My self has changed since I started my blog. It has become more casual and more of a uniform to me; perhaps this is maturity and knowledge in what I know suits me and what I feel I can carry well.
If you know what works for you, you are one of the lucky ones who can dip into and steal from the trends rather than being dictated by them.
I've moved from the dapper/dandy look that was popular a few years ago to one inspired by Japanese and Scandinavian minimalism. Work wear, pared down street wear and iconic menswear classics. A colour palette populated with the versatile shades of navy, grey, beige and khaki.
  • Selvedge denim and stretch chinos. My oddly proportioned legs don't suit straight legged trousers so I stick to stretch as they sit better on my frame and look better with my selection of footwear.
  • Cotton or flannel shirts; Oxford by preference
  • T-shirts are block colour or graphic print. I've abandoned logos and novelty
  • Boots and simple trainers. While I still am a huge brogues fan. I wear them more selectively. Simple does not mean boring; while the colours can be bold, the design remains minimal.
  • Lightweight jackets have replaced blazers.
Some of my top tips:
  • Get to know your size. This can mean trying on in shops (a pet peeve) or becoming a regular returner; buying and trying at home until you know what size and shape suits.
  • Get to know a good tailor/alterations store. Adjusting sleeve and inseam lengths, tapering trousers, venting (or letting out) shirts can all make a huge difference to your silhouette.
  • Don't dress in head-to-toe black. I attempt this regularly and don't think it ever works to make you look slimmer. If anything, you are a more distinct and defined outline.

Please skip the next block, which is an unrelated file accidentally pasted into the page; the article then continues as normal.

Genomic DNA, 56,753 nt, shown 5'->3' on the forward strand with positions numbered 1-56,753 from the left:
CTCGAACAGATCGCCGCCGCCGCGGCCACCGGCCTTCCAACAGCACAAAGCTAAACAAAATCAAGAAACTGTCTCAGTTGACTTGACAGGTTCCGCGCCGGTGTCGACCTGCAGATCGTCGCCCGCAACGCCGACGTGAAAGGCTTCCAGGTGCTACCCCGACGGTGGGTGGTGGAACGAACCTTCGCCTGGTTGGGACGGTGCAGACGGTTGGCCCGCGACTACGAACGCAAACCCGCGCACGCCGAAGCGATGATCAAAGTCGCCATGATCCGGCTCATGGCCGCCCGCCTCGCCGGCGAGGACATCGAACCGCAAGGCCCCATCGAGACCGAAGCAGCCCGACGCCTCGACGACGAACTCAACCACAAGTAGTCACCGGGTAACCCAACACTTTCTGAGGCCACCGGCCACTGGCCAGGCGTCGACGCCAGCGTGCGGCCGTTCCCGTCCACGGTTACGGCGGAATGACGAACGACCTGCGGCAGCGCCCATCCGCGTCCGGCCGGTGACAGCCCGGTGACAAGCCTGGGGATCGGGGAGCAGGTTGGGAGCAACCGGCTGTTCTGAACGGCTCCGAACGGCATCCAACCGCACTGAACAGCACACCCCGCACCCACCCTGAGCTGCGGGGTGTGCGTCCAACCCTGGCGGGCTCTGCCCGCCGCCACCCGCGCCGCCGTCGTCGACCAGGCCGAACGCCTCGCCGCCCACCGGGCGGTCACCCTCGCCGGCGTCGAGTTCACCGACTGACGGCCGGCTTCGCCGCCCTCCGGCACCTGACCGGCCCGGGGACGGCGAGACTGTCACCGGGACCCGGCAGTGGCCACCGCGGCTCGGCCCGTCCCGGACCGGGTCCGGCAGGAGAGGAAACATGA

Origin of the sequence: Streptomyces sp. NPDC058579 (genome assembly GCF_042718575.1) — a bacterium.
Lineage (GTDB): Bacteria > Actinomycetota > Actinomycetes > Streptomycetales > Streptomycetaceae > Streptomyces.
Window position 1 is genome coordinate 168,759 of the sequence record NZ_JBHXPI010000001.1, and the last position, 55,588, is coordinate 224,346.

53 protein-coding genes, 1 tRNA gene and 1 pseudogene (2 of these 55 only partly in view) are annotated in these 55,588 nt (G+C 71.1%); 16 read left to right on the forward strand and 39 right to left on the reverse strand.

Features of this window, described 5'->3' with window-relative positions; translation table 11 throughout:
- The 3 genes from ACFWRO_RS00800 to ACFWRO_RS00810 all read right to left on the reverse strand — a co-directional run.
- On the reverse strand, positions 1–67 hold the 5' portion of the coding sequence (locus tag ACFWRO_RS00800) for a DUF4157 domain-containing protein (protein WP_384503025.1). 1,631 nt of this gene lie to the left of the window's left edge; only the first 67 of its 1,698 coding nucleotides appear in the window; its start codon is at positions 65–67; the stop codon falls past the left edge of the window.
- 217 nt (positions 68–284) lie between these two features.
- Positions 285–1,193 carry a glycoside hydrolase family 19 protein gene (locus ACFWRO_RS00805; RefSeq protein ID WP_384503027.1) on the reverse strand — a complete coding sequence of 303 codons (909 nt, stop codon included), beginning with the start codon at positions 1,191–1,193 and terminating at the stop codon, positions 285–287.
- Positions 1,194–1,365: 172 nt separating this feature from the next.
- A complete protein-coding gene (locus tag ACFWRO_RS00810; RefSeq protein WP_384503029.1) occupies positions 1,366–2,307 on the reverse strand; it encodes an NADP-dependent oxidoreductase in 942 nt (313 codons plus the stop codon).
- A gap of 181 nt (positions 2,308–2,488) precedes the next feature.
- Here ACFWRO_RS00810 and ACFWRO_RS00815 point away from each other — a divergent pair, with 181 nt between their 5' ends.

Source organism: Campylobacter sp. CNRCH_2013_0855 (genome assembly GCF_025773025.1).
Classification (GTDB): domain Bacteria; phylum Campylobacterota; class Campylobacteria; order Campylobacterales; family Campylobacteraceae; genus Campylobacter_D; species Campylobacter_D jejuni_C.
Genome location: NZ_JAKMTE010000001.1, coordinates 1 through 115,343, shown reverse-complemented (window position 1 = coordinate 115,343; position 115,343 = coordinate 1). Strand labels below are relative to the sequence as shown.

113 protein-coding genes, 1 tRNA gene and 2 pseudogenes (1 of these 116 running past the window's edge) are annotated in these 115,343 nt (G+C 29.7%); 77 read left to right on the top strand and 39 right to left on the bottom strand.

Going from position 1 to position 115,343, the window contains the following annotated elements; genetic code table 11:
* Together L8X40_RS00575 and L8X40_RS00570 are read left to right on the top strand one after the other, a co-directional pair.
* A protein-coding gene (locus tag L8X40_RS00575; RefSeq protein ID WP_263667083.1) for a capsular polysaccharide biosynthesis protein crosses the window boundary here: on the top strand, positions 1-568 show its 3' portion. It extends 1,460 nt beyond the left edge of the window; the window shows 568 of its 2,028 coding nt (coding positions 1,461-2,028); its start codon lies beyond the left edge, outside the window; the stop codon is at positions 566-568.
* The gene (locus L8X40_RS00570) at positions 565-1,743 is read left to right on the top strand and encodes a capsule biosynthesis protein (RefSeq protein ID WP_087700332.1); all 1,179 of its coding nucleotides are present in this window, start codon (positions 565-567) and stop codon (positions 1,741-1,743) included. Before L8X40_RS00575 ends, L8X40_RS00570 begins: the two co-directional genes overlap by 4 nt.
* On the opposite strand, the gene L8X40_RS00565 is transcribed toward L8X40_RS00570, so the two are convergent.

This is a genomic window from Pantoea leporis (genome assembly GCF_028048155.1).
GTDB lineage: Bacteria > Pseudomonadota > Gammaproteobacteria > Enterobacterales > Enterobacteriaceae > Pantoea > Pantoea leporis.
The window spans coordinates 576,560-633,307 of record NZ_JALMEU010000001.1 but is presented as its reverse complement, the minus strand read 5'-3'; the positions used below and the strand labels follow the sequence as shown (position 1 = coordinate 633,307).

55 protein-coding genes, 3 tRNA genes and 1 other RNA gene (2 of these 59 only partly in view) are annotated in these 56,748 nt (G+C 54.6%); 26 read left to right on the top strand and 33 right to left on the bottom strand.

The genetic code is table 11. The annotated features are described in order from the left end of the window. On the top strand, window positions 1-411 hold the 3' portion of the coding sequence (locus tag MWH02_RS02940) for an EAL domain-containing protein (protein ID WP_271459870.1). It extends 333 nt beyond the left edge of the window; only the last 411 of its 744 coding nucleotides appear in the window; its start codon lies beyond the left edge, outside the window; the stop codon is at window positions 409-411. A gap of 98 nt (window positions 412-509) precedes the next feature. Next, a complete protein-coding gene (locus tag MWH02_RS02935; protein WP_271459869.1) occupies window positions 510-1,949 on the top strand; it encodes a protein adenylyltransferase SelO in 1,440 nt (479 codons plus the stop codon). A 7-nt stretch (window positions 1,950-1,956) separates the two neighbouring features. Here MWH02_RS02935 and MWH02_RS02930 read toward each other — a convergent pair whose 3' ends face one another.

• Do not hide yourself in sportswear. Yes, it's comfy but by it's very definition, it suggests athleticism and those of us who don't engage in sports do not benefit.
  • Don't be afraid to experiment. Age, size - even gender- is relative when it comes to style. If you feel confident, you will look confident and you will be wearing your clothes rather than the other way around!
But I will continue to work on building and refining my personal style; taking inspiration from other male bloggers and influencers. The trick is to adapt what will work for you from their looks; making it your own.

Is this not the true definition of style?

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  1. This was a really important post for me to read. Unfortunately, I've been a YoYo dieter and I've ballooned back to my old size which was really detrimental to my mental health as I was filling the clothes I vowed I would never wear again. What angers me even more is that high street brands don't have a uniform sizing - a 32" may fit me in one instance but won't go over my thighs in another.

    It's refreshing to hear someone else talk about this - unfortunately at 5"7 it seems I only grow outwards and not upwards. Perks of having a partner who is 6"2 so I can steal his clothes!

    Jordan | www.jdkay.com